Jean-Marc Giboux

Stalking a virus : Polio eradication
Location: chicago
Nationality: French American
Biography: Coming soon...
Public Story
Stalking a virus : Polio eradication
Copyright Jean-Marc Giboux 2023
Updated Apr 2020
Topics #DoctorswithoutBorder, #Medecinssansfrontiere, Documentary, Editorial, Epidemics, Essays, Gate foundation, Health, Health/Healing, Healthcare, Hope, Human Rights, Immunization, NGO, OMS, Pandemics, Photography, Photojournalism, Polio, Polioplus, Rotary Foundation, Travel, Vaccination, Virus, War, World Health Organization

The fear and insecurity surrounding the Coronavirus pandemic may feel new to many of us, but it is strangely familiar to those who lived through the polio epidemic of the 20th century.

Before a vaccine was discovered in 1955, polio was the most feared disease of the 20th century, causing over 15,000 paralyses a year in the US and millions in the rest of the world. Every summer in the US the poliovirus started striking without warning like a silent killer. No one knew exactly how polio was transmitted or what caused it.

Like the coronavirus, most people (around 72%) who got infected with poliovirus didn't have visible symptoms, but could spread the virus for 2 weeks, before and after being infected. A quarter of infected patients developed flu-like symptoms that would last 2 to 5 days.But a smaller proportion of people with poliovirus infection developed more serious symptoms that affected the brain and spinal cord, leading to paralysis, permanent disability or death. 

Jonas Salk, who led his team at the University of Pittsburg to develop the polio vaccine in 1955, and became the most celebrated scientist in the world, refused a patent for his work, saying the vaccine belonged to the people and that to patent it would be like "patenting the sun". Drug manufacturers made the vaccine available, reducing the world cases by 90% in 10 years. By the end of the 20th century, the polio threat had all but disappeared in the developed world, but was still harvesting young lives in the developing world.

Although the threat of polio has been contained in wealthy nations, the disease is still crippling children in the developing world every year. In 1988, an estimated 350,000 polio cases still occurred worldwide, and the 160 countries of the World Health Organization adopted a resolution for the eradication of polio by the year 2000 (still going on as of 2020)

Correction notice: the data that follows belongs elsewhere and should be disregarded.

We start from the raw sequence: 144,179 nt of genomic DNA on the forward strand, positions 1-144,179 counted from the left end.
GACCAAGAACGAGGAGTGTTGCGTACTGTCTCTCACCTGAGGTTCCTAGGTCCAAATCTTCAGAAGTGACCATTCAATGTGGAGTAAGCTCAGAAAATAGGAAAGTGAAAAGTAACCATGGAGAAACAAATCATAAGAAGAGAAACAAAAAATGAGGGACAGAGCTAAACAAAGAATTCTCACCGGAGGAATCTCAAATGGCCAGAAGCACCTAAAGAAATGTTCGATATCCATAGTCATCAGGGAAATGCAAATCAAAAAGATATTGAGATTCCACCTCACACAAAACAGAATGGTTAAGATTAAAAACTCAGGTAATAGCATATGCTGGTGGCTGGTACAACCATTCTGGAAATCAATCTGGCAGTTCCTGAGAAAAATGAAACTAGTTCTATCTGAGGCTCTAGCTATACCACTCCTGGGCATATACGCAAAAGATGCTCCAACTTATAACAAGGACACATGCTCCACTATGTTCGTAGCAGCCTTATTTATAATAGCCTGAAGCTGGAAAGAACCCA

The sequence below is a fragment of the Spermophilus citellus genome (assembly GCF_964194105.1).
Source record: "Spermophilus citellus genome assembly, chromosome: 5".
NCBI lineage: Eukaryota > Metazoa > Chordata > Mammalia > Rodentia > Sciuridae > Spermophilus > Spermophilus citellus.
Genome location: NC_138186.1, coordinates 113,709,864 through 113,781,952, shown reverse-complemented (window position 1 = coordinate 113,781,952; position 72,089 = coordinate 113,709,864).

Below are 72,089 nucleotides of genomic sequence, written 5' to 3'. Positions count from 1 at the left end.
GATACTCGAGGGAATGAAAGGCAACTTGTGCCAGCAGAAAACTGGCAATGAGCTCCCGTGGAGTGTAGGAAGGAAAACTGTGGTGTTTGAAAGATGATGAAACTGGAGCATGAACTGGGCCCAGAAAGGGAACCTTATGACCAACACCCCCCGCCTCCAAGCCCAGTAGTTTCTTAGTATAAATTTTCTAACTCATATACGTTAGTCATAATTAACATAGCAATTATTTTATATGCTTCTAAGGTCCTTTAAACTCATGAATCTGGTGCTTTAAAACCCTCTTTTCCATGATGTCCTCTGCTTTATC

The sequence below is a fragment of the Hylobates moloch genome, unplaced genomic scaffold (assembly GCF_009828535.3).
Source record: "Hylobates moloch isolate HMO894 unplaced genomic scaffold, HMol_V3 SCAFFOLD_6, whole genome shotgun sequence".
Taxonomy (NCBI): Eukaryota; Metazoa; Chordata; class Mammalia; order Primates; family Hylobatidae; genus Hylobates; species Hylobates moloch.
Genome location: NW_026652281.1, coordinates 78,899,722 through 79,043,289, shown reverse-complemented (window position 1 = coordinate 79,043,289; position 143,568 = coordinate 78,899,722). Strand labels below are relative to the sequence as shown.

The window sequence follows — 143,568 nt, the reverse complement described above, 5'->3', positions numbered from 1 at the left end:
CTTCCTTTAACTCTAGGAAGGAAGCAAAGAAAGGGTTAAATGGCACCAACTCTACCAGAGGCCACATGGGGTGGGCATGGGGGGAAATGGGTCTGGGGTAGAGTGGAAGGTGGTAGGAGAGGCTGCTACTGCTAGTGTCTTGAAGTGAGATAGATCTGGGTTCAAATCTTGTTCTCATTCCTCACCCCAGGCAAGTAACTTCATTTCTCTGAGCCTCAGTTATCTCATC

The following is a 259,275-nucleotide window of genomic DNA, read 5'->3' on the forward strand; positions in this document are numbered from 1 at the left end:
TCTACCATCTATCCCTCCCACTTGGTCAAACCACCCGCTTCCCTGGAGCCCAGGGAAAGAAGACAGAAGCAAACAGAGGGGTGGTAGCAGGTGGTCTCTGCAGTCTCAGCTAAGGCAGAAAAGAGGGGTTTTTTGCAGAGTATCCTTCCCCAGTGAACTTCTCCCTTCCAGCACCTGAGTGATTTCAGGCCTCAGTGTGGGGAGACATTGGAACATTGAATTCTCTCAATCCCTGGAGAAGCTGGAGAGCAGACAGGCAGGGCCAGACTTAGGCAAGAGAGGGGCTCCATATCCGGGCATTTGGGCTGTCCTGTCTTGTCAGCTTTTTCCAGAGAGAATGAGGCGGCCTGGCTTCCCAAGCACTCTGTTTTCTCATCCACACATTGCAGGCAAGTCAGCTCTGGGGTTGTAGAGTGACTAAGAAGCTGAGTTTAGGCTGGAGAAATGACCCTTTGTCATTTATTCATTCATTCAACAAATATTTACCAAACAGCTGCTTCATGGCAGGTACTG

Polio eradication is possible because the virus resides solely in humans and a vaccine is available. But until every country is polio-free, no country in the world is free from the risk of it. 

As long as there is a polio transmission anywhere on the planet, all children in the world will need to be vaccinated against it, even in wealthy nations. The problem is that the countries where the virus is still transmitted are some of the poorest, where populations at risk are unable to get basic health services because of isolation, neglect, civil strife or war.

Creating a cold chain from vaccine production to the most remote places on earth was the logistical challenge that was handled by the World Health Organization. The eradication program strategy was to reach every child on the planet with a fresh oral vaccine preserved by a cold chain. 

It is the largest public health initiative ever attempted by man, not only because it would rid the world of a deadly virus, but also because it will leave the infrastructure to fight other diseases.

India, a long time reservoir of the deadly virus (60% of polio cases in 2009), became polio-free in 2014, after years of relentless immunization campaigns. In 2019, there were 175 polio paralysis cases worldwide, in the last 3 remaining polio endemic countries: Pakistan, Afghanistan and Nigeria.

I started covering the story in 1996 as a personal project after securing a grant from the Rotary Foundation, one of the program’s sponsors. After its first publication in Life magazine, I continued documenting the polio eradication effort on behalf of WHO, Rotary Foundation and publications throughout 15 countries in Asia and Africa, until 2014.

I often described polio as a virus targeting the poorest among us, and it is useful to notice that many countries I visited during the eradication campaign are torn by wars and civil strife today, even after a successful eradication of the virus: Yemen, Afghanistan, Pakistan, Nigeria, Mali, Niger, Chad. It shows that the virus itself was a symptom of societal dysfunction as much as lack of healthcare. 

We can learn from the polio eradication program to fight the coronavirus. 

1 - It is not a national emergency but a world problem. 

2 - WHO is not perfect but it is the only organization able to fight the disease on a global scale.

3 - No country will be free of coronavirus until all countries are free from it

4 - The infrastructure is in place to distribute a vaccine when we have one.

5 - A virus (polio or corona) is not the great equalizer, as it harvests its victims among the most vulnerable part of the population: it accentuates existing social inequalities.

But the main difference between polio and coronavirus is that, after the polio vaccine, we were able to stalk the vaccine in every corner of the planet. 

Today, without the vaccine, the Corona virus is stalking us.

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Stalking a virus : Polio eradication by Jean-Marc Giboux
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